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Understanding DNA. Historical Information. 1953—James Watson and Francis Crick discover the configuration of the DNA molecule 1980—Ray White describes first polymorphic RFLP marker 1985—Alec Jeffreys isolates DNA markers and calls them DNA fingerprints

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slide2

Historical Information

1953—James Watson and Francis Crick discover the configuration of the DNA molecule

1980—Ray White describes first polymorphic RFLP marker

1985—Alec Jeffreys isolates DNA markers and calls them DNA fingerprints

1985—Kary Mullis develops PCR testing

1988—FBI starts DNA casework

1991—first STR paper

1998—FBI launches CODIS database

slide3

Introduction

  • Portions of the DNA structure are as unique to each individual as fingerprints.
  • The gene is the fundamental unit of heredity.
  • Each gene is actually composed of DNA specifically designed to carry the task of controlling the genetic traits of our cells.
slide4

Introduction

Deoxyribose sugar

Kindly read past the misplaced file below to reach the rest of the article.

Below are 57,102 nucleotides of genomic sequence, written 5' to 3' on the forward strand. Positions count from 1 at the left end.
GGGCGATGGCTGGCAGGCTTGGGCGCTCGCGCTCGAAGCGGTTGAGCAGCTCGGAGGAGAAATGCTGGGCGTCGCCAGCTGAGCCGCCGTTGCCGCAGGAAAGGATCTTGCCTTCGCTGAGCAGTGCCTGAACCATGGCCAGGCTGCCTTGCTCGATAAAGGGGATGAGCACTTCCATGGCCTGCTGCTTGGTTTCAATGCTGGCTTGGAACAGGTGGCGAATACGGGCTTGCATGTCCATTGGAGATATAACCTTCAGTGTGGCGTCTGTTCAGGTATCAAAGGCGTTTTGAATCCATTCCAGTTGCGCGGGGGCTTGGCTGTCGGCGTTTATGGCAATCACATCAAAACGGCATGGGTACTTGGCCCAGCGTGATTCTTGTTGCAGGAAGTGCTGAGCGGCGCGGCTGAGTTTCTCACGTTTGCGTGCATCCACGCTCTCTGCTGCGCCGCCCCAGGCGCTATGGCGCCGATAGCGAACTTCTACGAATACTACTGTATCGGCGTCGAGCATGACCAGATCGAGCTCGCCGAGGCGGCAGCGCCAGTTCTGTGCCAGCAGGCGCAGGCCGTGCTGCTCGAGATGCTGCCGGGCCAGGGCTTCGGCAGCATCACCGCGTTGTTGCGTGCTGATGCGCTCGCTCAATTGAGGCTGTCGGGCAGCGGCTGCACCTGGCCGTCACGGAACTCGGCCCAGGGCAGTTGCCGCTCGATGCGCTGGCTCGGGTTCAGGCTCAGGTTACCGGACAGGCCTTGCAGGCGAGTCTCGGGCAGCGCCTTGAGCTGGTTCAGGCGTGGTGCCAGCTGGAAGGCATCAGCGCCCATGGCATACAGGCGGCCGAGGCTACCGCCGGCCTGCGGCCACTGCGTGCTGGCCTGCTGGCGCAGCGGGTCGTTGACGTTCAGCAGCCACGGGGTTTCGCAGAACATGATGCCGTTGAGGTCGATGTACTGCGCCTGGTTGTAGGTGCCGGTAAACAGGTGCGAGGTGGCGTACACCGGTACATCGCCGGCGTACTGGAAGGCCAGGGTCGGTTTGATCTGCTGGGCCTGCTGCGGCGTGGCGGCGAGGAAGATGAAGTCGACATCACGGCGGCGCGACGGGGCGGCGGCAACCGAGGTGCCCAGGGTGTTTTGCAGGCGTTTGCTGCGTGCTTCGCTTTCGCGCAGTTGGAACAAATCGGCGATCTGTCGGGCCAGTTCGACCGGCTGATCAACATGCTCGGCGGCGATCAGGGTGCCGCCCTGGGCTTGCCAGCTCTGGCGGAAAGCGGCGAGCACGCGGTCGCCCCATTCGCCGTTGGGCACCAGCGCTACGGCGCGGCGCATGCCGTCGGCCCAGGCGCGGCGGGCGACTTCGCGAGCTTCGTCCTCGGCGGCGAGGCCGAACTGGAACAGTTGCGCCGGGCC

Nitrogenous

Base

Phosphate

slide5

The Bases

  • Four types of bases are associated with the DNA structure: adenine (A), guanine (G), cytosine (C), thymine (T).
slide6

The Bases

  • The bases on each strand are properly aligned in a double-helix configuration, which is two strands of DNA coiled together.
  • As a result, adenine pairs with thymine and guanine pairs with cytosine.
  • This concept is known as base pairing.
  • The order of the bases is what distinguishes different DNA strands.
slide7

DNA at Work

  • DNA directs the production of proteins, which are made by combining amino acids.
  • The sequence of amino acids in a protein chain determines the shape and function of the protein.
  • Each group of three nucleotides in a DNA sequence codes for a particular amino acid.
    • Example: G-A-G codes for the amino acid glutamine, while C-G-T codes for alanine.
slide8

General DNA Information

Double helix—two coiled DNA strands

Composed of nucleotides—units containing a sugar molecule (deoxyribose), a phosphate group, and a nitrogen-containing base

In humans, the order of these bases is 99.9 percent the same.

Four bases:

  • Adenine
  • Cytosine
  • Guanine
  • Thymine

Bases always pair A to T and G to C.

3 enzymes in dna
3 Enzymes in DNA
  • Esterase-D (esD)
  • PGM
  • pepA
  • Enzymes catalyze
  • Each enzyme has a responsibility: to convert one sugar group to another
slide10

Where Is DNA Found?

Genes are portions of DNA that code for specific proteins.

DNA is found in all nucleated body cells—white blood cells,

semen, saliva, urine, hair roots, teeth, bone, tissue.

Most abundant in buccal (cheek) cells

Red blood cells have no nuclei, and therefore, no nuclear DNA.

DNA obtained from blood comes from white blood cells.